Patrick Bateman In American Psycho

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Introduction “...there is an idea of a Patrick Bateman, some kind of abstraction, but there is no real me, only an entity, something illusory, …I simply am not there.” -Bret Easton Ellis, American Psycho (1991) How and why does Bret Easton Ellis conflate the characterisation of serial consumerist and serial killer in Patrick Bateman from American Psycho? American Psycho is a 1991 Bret Easton Ellis novel focusing around the antihero Patrick Bateman. Patrick Bateman is a Wall Street investment banker leading a double life as a serial killer. Of central importance to the novel, is how Bret Easton Ellis manages to inflate the characterisation of consumer citizen and criminal, in order to create a nihilistic symbol of the world we live…show more content…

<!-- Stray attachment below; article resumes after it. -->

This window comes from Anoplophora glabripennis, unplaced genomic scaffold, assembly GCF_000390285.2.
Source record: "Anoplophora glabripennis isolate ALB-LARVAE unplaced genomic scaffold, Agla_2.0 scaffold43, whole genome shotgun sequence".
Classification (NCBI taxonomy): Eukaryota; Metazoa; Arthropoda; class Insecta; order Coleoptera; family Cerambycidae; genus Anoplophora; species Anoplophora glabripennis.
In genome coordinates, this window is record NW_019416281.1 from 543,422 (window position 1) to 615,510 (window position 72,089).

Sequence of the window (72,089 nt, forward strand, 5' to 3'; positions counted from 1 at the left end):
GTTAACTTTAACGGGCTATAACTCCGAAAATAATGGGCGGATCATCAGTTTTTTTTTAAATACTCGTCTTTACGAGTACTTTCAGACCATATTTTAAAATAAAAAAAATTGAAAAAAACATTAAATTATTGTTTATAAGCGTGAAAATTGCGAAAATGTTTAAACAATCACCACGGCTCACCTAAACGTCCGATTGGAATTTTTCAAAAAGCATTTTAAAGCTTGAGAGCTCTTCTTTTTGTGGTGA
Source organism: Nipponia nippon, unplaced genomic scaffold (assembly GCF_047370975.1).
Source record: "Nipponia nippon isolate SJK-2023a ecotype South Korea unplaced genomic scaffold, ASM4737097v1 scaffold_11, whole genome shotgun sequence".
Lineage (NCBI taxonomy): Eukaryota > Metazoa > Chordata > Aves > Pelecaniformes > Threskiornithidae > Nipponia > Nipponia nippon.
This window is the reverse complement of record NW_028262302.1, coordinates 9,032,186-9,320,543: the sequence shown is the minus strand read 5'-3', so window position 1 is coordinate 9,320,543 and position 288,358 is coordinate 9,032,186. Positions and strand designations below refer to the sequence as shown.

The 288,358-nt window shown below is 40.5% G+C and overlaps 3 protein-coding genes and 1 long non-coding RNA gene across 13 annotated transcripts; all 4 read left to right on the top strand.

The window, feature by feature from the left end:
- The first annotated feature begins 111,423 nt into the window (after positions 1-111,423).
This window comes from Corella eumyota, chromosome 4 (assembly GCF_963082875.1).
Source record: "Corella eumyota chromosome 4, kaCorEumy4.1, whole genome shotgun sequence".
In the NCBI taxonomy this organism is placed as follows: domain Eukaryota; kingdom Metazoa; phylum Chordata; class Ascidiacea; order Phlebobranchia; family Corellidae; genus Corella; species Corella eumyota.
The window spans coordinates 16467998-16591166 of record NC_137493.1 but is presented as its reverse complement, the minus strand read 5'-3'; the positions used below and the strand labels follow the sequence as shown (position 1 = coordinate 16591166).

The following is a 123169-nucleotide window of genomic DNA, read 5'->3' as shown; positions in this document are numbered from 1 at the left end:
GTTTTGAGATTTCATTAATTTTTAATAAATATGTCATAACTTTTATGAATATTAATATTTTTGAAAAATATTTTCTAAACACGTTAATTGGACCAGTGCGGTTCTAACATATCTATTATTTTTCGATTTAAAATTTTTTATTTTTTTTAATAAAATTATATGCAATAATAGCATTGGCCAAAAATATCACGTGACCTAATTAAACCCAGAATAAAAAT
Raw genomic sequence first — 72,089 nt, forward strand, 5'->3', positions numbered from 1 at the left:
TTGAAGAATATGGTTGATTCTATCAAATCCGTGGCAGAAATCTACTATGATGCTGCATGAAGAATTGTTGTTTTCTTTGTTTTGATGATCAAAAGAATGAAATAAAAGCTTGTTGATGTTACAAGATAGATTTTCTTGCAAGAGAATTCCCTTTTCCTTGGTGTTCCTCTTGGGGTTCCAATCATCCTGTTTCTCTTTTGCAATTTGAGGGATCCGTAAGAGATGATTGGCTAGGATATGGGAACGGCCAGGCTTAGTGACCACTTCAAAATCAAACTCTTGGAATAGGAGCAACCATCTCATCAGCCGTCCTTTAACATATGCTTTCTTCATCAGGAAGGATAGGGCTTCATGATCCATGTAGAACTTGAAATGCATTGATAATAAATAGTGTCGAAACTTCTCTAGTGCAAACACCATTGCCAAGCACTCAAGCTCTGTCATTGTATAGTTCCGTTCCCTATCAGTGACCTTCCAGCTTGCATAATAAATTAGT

This is identity is used for Patrick Bateman to exist in the Wall Street society he exists in. This world is comprised of consumerist, sexist, misogynistic values, where without the same suit, haircut, apartment, name card, and restaurant reservations, you are deemed inferior to others. The descriptive language portraying this world, labeled as “boring” by critics, stating “the jerky, plotless narrative is boring, … in which brand names replace most nouns and adjectives.” (1991, Plate). This assists in creating the empty culture Bateman is immersed in. The obsession with fashion labels is ironised by Ellis: “Price is wearing a six-button wool and silk suit by Ermenegildo Zegna, a cotton shirt with French cuffs by Behar, a Ralph Lauren silk tie and a leather wing tips by Fratelli Rossetti.” (Ellis 1991, p.5) This establishes the level of detail Bateman goes into when he is describing others around him. This demonstrates Bateman’s obsession with appearance, a huge element in the construction of Bateman’s identity. All those who exist in this world value materialism over authenticity. This empty culture filled with Wall Street clones is merely created as a world of illusions that Bateman has successfully mirrored. Every time he dissects someone’s appearance, he reflects it; he is always wearing very similar clothing, the same haircut, the same ‘horn-rimmed glasses’, he even lives in a similar apartment. This reflected identity extends to his mannerisms and dialog. When Bateman and the other Wall Street yuppies converse, they have a distinct idioms and colloquialisms. Their original speech patterns aid in the representation of the narcissism of the 1980. They speak frantically, jumping from topic to topic as though they are only speaking with themselves. It comes across as an almost scripted interaction. This is demonstrated in the chapter Harry’s where their their
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